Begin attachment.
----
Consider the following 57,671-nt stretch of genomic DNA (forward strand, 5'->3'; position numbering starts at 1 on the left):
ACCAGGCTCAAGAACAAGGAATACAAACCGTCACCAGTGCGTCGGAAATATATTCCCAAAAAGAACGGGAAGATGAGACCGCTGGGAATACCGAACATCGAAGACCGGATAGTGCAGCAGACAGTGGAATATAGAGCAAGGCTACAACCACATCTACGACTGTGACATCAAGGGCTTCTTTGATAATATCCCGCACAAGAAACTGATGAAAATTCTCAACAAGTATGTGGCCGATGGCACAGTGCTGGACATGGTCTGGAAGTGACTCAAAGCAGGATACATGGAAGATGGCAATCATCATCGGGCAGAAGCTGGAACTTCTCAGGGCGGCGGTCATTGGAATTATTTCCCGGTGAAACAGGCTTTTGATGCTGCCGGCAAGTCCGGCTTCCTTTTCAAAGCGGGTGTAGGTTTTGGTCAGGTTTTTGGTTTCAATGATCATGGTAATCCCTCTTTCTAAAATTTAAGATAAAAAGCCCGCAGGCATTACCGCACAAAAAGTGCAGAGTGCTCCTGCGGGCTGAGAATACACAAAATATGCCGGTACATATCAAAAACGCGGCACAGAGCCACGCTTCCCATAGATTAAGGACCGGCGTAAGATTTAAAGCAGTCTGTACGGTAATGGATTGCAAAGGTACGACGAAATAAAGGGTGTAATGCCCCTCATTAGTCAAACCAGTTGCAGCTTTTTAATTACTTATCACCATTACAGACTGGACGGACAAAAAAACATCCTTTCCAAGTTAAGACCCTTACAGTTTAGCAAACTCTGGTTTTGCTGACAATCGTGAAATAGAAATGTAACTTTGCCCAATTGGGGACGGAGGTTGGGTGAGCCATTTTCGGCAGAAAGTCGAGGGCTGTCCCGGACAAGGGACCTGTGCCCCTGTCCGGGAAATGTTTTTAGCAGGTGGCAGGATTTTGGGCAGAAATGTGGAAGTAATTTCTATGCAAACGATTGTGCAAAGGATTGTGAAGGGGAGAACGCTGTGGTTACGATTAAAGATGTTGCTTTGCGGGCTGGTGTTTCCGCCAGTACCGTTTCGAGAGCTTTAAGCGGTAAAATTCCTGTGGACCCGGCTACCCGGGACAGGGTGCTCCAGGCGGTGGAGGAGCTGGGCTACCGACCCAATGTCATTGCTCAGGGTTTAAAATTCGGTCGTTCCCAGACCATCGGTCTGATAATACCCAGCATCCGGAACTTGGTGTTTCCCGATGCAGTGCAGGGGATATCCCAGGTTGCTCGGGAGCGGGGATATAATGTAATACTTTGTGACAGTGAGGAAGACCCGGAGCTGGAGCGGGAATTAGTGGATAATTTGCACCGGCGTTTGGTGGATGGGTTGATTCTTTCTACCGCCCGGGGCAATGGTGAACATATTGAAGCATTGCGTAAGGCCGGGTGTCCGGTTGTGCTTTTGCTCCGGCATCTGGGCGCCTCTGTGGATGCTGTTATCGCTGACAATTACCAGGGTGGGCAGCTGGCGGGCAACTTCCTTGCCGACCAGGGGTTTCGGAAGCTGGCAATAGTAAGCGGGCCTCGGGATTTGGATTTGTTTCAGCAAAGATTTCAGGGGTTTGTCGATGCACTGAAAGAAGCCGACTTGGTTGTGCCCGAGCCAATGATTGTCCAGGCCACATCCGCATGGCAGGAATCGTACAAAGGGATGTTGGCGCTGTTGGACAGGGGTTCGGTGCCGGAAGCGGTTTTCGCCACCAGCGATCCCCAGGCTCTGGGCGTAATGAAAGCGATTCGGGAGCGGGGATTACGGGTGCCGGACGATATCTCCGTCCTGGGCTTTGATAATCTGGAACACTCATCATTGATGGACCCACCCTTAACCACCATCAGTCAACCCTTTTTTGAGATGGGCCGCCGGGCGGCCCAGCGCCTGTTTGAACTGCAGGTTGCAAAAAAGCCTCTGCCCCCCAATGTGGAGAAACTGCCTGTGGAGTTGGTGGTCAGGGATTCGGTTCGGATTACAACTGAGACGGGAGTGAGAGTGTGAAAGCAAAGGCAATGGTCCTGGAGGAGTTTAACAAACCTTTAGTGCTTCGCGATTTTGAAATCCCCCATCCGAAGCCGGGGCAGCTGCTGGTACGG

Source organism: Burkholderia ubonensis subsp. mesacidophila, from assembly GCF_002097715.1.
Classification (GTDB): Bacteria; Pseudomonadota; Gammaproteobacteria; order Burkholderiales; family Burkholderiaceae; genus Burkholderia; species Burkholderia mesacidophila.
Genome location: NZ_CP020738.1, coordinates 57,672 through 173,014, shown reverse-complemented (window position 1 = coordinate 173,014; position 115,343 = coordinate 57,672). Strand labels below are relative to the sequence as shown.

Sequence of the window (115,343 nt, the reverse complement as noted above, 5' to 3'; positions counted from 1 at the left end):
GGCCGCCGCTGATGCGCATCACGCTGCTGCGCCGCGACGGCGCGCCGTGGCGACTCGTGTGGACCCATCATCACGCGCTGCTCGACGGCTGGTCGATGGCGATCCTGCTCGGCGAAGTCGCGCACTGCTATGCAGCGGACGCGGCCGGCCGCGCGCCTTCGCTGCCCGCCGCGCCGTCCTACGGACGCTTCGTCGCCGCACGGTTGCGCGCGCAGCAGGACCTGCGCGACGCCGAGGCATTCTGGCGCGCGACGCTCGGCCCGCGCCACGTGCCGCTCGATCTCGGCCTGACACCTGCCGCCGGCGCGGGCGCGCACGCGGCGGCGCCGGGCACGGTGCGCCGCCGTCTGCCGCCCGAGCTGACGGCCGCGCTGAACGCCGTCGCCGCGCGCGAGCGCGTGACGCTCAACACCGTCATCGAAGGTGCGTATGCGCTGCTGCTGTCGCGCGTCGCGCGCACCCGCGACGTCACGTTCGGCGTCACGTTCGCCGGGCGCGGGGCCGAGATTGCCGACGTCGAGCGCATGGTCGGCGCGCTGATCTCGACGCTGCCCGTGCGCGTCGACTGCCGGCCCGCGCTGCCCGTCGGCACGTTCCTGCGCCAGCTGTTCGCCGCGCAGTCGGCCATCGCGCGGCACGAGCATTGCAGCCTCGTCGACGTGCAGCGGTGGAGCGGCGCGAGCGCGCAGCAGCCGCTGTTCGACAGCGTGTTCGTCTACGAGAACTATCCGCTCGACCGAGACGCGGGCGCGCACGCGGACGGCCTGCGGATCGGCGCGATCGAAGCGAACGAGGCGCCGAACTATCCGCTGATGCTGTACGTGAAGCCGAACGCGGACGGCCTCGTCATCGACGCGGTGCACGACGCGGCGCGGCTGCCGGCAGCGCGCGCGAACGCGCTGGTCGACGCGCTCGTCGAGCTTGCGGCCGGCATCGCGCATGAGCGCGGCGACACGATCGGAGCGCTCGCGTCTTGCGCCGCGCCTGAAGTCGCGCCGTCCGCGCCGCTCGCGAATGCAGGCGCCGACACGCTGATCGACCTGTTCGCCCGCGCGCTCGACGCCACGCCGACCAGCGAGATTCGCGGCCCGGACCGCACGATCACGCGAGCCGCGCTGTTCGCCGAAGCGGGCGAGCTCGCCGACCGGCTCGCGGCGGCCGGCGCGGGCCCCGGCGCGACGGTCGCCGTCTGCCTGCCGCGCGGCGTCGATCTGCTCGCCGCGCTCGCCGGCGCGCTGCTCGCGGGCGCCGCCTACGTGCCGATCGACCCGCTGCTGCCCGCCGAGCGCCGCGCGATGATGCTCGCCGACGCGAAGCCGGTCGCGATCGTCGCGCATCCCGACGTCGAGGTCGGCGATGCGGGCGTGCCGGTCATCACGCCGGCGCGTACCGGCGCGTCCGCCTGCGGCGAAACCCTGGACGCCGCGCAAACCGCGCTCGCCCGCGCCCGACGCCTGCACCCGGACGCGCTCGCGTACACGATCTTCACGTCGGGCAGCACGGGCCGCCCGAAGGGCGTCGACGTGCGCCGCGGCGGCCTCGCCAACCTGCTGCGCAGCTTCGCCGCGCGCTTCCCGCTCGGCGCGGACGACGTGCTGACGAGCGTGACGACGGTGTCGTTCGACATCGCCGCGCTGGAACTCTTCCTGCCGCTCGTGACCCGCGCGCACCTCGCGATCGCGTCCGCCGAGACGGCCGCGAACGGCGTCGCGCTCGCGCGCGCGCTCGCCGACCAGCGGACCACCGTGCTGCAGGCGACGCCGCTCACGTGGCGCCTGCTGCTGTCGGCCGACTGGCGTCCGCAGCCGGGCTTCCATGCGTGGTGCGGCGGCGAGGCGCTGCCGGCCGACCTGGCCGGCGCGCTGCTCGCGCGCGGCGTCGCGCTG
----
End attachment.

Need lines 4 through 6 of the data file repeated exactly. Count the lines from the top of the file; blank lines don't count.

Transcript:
Classification (GTDB): Bacteria; Pseudomonadota; Gammaproteobacteria; order Burkholderiales; family Burkholderiaceae; genus Burkholderia; species Burkholderia mesacidophila.
Genome location: NZ_CP020738.1, coordinates 57,672 through 173,014, shown reverse-complemented (window position 1 = coordinate 173,014; position 115,343 = coordinate 57,672). Strand labels below are relative to the sequence as shown.

Sequence of the window (115,343 nt, the reverse complement as noted above, 5' to 3'; positions counted from 1 at the left end):